- Oct 30 Sun 2011 15:18
- Oct 25 Tue 2011 19:52
- Oct 24 Mon 2011 22:04
When the curtain came down, the critic's face registered the disdain she felt for the lackluster play.
1. register (v.) [ formal ] to show your feelings about something in your face or voice
- Oct 23 Sun 2011 10:25
- Oct 22 Sat 2011 21:17
- Oct 21 Fri 2011 22:54
- Oct 19 Wed 2011 15:18
- Oct 17 Mon 2011 16:55
There are any number of people who try to find more respectable or glamorous titles for the mundane jobs they hold.
1. mundane [ˋmʌnden] (adj.) ordinary and not interesting or exciting, especially because of happening too regular
- Oct 16 Sun 2011 14:39
Although the district attorney bristled with anger, the defendant kept insisting that his rights had been violated because he had not been told that he could see a lawyer before confessing.
1. bristle (v.) to be angry or offended about something
- Oct 15 Sat 2011 20:53
- Oct 14 Fri 2011 14:09
- Oct 12 Wed 2011 22:49
- Oct 10 Mon 2011 16:08
Unfortunately for the schemers, a vigilant hospital guard spotted Art climbing into the rear of the ambulance and quickly foiled the escape attempt.
1. rear (n.) the part of a place or thing that is at the back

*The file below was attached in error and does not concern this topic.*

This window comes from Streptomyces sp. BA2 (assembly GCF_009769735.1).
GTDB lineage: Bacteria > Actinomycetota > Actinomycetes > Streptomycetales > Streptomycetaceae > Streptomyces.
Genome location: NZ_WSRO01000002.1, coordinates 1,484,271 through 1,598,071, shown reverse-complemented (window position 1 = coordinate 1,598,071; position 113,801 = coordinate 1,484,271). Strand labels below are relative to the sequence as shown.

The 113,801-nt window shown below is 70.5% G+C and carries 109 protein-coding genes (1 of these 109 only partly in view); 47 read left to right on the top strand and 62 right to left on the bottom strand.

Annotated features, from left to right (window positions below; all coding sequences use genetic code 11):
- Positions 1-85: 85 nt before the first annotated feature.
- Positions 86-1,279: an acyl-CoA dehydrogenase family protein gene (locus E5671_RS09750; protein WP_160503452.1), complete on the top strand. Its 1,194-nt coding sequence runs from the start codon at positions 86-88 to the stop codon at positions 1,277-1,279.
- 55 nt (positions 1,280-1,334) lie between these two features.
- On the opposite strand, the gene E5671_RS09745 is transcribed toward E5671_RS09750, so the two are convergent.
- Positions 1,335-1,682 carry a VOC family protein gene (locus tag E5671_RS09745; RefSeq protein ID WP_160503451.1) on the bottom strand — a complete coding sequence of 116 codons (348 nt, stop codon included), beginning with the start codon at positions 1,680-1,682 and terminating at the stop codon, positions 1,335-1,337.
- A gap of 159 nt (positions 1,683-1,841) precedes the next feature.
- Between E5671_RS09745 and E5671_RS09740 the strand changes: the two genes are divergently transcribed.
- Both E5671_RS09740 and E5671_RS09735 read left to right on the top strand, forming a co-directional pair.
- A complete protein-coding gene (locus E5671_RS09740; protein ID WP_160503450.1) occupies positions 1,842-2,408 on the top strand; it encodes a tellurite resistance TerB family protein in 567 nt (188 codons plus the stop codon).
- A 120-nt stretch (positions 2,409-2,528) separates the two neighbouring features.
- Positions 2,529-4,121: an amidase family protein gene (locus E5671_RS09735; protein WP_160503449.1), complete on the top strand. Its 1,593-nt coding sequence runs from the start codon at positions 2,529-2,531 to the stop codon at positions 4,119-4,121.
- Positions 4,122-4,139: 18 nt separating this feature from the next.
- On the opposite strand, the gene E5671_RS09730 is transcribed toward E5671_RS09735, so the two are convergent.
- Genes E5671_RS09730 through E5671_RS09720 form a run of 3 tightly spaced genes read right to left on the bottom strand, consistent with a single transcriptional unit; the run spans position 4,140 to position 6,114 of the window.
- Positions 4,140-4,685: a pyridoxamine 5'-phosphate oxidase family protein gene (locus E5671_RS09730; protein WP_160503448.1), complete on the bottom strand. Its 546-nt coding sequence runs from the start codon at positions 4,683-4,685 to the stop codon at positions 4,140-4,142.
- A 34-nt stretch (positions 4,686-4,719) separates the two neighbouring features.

- Oct 09 Sun 2011 12:05
It certainly does enhance your appreciation of football when you are aware of every nuance of the sport.
1. nuance [`njuɑns] (n.) a slight difference that may be difficult to notice but is fairly important
- Oct 08 Sat 2011 11:27
It was not until the phony “doctor” began to gesticulate wildly with his scalpel, that a vigilant nurse was able to detect the fraud.
1. vigilant [`vɪdʒələnt] (adj.) [ formal ] watching a person or situation very carefully so that you will notice any problems or signs of danger immediately
- Oct 07 Fri 2011 10:44
- Oct 04 Tue 2011 11:04
- Oct 02 Sun 2011 09:38
One Sunday, after Mr. Coolidge had listened to an interminable sermon, a throng of newsmen gathered around him.
1. sermon (n.) a speech made by a priest or religious leader, especially as part of a religious ceremony
- Oct 01 Sat 2011 15:24
In the annals of crime, there are few scoundrels who could match the exploits of Reggie Hayes, who also used the names of Reginald Haven, Ricardo Hermosa, Father Harris, and dozens of other allases.
1. exploit (n.) [ usually plural ] something unusual that someone does that you think is brave, exciting, or entertaining